Take the 2011 book Written Out of History: Memoirs of Ordinary Activists. Substitute “biographies” for memoirs, and “extraordinary artists” for ordinary activists.
The result, “Written Out of History: Biographies of Extraordinary Artists,” could be the title of the colorful new book written by Bridget Quinn and illustrated by Lisa Congdon — officially called Broad Strokes: 15 Women Who Made Art and Made History (In That Order). This is also the title of the Special Studies course she is teaching each weekday afternoon during Week Seven.
Quinn — writer, art history scholar, educator, rock climber, triathlete — will set Chautauquans straight. Not about whether there were great women artists in the past other than Mary Cassatt, Frida Kahlo and Georgia O’Keefe; Mimi Gallo put that issue to rest during her 2012 and 2014 presentations for the Women’s Club’s Chautauqua Speaks lecture series.
At 9:15 a.m. Tuesday at the Chautauqua Women’s Club, Quinn will further dispel the notion that Horst Waldemar Janson (better known as “H. W. Janson,” 1913-1982) lodged in the minds of the millions of college and graduate student minds who read and all but memorized his survey book, History of Art. Her talk is part of CWC’s Professional Women’s Network program.
First published in 1962, History of Art — not “a” history — was translated into 15 languages, used as the standard textbook for many if not most art history 101 survey courses, and sold more than four million copies. Because Janson did not mention a woman artist in his early editions, for generations the false notion was that there were none of significance permeated the (un)consciousness of men and women alike.
As Quinn wrote in the introduction to Broad Strokes, even before she encountered Janson’s text as an art history major at the University of California, Santa Barbara, it made her sad to think that girls could not be great artists. Not one of the dozens of Time Life books she read during her childhood on a Montana dairy farm showcased a woman.
The story of Quinn’s awakening to the world’s rich history of women artists of all sorts at UCSB, and at New York University’s Institute of Fine Arts, where she earned her master’s, is left for her to tell on Tuesday.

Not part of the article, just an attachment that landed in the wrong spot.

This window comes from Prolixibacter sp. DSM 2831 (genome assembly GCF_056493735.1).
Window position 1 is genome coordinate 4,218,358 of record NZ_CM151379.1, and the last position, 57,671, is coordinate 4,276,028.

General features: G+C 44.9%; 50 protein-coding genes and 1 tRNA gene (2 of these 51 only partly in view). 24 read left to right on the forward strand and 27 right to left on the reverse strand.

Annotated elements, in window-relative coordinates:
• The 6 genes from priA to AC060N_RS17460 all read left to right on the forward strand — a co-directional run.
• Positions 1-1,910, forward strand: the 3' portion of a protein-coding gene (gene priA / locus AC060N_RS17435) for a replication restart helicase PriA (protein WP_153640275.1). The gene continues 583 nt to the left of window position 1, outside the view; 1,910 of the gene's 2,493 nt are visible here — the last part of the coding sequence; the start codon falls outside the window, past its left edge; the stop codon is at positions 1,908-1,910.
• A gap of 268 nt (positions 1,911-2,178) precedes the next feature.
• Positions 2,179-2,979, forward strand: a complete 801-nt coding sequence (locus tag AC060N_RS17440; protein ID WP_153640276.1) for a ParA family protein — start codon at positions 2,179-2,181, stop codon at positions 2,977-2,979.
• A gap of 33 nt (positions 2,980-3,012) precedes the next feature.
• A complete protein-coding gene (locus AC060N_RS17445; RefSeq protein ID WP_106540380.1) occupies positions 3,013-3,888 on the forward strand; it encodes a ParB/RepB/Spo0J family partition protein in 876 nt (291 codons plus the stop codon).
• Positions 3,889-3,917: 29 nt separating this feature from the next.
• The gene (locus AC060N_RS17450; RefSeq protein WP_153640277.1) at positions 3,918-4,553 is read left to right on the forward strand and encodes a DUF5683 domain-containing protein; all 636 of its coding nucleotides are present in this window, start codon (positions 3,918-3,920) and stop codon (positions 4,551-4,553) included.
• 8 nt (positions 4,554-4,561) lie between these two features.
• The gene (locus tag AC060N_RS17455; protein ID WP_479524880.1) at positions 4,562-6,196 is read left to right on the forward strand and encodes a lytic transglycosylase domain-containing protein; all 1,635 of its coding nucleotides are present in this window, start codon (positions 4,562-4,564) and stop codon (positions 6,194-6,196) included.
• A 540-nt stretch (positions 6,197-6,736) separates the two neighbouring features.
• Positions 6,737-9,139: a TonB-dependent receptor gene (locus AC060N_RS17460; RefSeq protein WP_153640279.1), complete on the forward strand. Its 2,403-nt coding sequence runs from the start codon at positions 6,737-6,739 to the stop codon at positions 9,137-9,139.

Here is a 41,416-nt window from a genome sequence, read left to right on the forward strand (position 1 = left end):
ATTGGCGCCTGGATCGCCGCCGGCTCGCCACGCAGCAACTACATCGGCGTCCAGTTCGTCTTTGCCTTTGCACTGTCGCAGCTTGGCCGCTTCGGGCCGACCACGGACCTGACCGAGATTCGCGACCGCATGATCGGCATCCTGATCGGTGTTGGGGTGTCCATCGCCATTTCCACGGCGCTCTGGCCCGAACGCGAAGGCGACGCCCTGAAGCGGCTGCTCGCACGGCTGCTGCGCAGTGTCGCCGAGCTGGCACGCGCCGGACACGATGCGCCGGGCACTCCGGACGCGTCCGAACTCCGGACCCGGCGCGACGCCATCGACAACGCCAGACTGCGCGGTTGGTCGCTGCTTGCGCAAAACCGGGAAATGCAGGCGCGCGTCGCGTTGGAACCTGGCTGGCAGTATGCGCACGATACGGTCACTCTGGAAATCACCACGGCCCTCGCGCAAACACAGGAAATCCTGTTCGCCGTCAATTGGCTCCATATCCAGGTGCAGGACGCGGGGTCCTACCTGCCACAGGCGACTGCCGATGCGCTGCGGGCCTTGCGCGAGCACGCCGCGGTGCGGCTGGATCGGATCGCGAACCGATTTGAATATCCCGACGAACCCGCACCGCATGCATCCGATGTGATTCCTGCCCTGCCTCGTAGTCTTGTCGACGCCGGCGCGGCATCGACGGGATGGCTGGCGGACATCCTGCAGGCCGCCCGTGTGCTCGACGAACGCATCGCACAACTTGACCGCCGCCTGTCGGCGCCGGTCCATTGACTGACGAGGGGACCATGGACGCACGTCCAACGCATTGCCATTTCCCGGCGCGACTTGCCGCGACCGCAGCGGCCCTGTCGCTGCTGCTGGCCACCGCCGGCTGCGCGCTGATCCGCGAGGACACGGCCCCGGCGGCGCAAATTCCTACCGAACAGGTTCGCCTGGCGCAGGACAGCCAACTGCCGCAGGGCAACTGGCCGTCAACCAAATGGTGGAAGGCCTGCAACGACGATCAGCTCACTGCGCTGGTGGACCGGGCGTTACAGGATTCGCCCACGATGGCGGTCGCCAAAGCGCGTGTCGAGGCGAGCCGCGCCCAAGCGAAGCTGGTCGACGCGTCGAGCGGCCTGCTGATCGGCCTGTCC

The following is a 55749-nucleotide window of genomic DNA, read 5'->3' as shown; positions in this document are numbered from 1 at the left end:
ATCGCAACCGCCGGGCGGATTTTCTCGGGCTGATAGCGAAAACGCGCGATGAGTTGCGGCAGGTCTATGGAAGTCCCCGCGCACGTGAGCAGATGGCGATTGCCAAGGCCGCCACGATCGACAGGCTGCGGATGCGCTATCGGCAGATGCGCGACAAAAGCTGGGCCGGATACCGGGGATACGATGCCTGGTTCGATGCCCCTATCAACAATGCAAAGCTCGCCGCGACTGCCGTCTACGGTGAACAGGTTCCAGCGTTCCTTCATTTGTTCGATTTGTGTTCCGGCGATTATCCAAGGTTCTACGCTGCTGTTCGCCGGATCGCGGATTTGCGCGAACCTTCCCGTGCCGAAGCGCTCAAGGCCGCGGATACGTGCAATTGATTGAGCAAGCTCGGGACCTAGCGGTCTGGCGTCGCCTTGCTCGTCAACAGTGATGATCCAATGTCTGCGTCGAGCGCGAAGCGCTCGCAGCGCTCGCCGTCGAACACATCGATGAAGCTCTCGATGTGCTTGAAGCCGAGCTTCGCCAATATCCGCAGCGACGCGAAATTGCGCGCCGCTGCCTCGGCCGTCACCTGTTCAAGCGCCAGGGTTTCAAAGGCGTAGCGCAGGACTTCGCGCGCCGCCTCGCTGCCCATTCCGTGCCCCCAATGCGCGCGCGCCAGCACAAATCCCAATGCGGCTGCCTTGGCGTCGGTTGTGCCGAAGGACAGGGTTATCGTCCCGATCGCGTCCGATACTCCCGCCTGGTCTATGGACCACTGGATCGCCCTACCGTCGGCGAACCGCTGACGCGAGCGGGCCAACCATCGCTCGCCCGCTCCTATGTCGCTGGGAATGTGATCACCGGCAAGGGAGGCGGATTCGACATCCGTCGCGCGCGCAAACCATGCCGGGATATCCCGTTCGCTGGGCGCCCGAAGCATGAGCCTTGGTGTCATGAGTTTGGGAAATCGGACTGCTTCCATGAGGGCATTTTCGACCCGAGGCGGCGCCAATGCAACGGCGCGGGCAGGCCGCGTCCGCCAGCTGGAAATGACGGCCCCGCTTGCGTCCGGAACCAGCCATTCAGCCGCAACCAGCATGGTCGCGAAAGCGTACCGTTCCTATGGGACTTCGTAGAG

Quinn, who worked at the Metropolitan Museum of Art and for galleries and private collections, lives in San Francisco with her husband and children. She said she had a one-year turnaround contract with Chronicle Books. In just over a year, she researched and wrote about each of the 15 women in her book (which covers the period from 1600 to the present), and applied for and got the rights to photos of their art work.
“Lisa Congdon lives in Portland, Oregon, and is very well known,” Quinn said. “She’s probably published a dozen books. I was nervous because I didn’t get to choose who the illustrator was. So when I got the news it was Lisa, I knew her work and I was thrilled.”
Quinn will share vignettes of some of the 15 remarkable women artists she wrote about, including 19th-century sculptor Edmonia Lewis, whom she said has a relationship to the Western New York region. African-American on her father’s side and Chippewa (Ojibwe) on her mother’s side, Lewis grew up in Niagara Falls and went to Oberlin College in Ohio — the first U.S. college to educate men, women, whites, and blacks together.
“I actually wrote the first draft of one of the chapters at Chautauqua,” Quinn said. “ ‘Rosa Bonheur,’ Chapter 5.”
First and foremost a writer, Quinn’s stories have been published in numerous books and magazines. Her story “To the Lake” was included in the anthology Two in the Wild: Tales of Adventure from Friends, Mothers and Daughters, and “The Cliffhanger” in the anthology Solo: On Her Own Adventures.
The Best American Sports Writing 2013 includes her memoir, “At Swim, Two Girls.” Quinn’s essay, “Back to the Pool,” was a finalist for the 2006 Annie Dillard Prize in Creative Nonfiction.
The magazines Narrative, Mademoiselle, San Francisco, So To Speak, Thema, Literal Latte, and Brain, Child have also published Quinn’s work.
She and Larry Rosen recently became hosts of the “GrottoPod,” which the San Francisco Writers’ Grotto launched on Feb. 7.
“I’d like people to know, whether they’re men or women, that it’s so important to recover stories of the history of women as active and celebrated people in the past, generation after generation,” Quinn said. “I also hope that in reading these stories, people will be inspired to lead their lives with passion and joy and courage.”